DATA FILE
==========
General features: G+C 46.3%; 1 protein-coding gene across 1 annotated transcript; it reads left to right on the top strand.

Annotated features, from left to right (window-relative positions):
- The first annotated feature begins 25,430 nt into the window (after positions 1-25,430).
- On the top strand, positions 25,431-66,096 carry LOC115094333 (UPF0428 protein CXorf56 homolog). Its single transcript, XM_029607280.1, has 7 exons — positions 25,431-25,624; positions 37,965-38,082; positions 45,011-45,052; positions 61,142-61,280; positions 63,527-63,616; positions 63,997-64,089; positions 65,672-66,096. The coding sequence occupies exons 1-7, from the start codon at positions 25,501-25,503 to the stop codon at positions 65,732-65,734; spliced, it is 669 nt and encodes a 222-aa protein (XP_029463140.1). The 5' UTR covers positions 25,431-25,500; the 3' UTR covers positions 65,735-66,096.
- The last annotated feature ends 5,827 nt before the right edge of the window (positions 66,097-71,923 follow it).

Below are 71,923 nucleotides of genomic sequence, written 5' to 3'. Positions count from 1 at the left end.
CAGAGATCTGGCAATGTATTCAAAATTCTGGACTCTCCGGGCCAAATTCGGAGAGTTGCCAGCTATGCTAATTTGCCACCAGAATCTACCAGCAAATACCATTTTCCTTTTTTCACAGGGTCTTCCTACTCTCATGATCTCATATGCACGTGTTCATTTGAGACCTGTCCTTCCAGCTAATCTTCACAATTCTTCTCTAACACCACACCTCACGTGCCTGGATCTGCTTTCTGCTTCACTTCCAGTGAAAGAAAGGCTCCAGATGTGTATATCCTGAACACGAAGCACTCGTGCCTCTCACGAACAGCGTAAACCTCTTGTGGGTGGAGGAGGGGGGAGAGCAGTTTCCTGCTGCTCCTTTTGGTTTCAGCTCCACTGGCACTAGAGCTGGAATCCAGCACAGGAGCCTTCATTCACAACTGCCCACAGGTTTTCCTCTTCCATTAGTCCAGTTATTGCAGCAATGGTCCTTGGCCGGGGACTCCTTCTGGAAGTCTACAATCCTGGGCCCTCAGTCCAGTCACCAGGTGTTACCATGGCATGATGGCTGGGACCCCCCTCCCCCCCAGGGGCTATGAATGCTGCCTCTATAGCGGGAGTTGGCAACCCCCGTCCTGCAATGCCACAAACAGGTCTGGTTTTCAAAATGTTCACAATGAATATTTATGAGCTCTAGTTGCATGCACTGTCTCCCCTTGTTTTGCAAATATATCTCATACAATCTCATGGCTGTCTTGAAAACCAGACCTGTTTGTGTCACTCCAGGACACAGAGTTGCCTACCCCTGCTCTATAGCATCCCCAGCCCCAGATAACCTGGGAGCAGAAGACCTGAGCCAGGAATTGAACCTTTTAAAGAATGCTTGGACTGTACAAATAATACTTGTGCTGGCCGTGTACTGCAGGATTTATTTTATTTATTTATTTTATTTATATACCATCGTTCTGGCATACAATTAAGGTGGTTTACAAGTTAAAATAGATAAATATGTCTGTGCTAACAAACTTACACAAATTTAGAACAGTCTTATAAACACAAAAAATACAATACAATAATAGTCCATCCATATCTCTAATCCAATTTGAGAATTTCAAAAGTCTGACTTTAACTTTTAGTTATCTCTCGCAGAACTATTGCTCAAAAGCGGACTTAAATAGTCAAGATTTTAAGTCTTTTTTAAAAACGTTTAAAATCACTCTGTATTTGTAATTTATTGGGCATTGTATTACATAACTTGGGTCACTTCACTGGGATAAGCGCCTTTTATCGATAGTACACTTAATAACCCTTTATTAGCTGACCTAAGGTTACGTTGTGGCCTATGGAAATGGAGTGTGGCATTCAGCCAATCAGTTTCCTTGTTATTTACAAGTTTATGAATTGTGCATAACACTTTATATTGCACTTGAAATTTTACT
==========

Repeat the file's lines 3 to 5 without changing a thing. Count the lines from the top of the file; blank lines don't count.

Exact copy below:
- The first annotated feature begins 25,430 nt into the window (after positions 1-25,430).
- On the top strand, positions 25,431-66,096 carry LOC115094333 (UPF0428 protein CXorf56 homolog). Its single transcript, XM_029607280.1, has 7 exons — positions 25,431-25,624; positions 37,965-38,082; positions 45,011-45,052; positions 61,142-61,280; positions 63,527-63,616; positions 63,997-64,089; positions 65,672-66,096. The coding sequence occupies exons 1-7, from the start codon at positions 25,501-25,503 to the stop codon at positions 65,732-65,734; spliced, it is 669 nt and encodes a 222-aa protein (XP_029463140.1). The 5' UTR covers positions 25,431-25,500; the 3' UTR covers positions 65,735-66,096.
- The last annotated feature ends 5,827 nt before the right edge of the window (positions 66,097-71,923 follow it).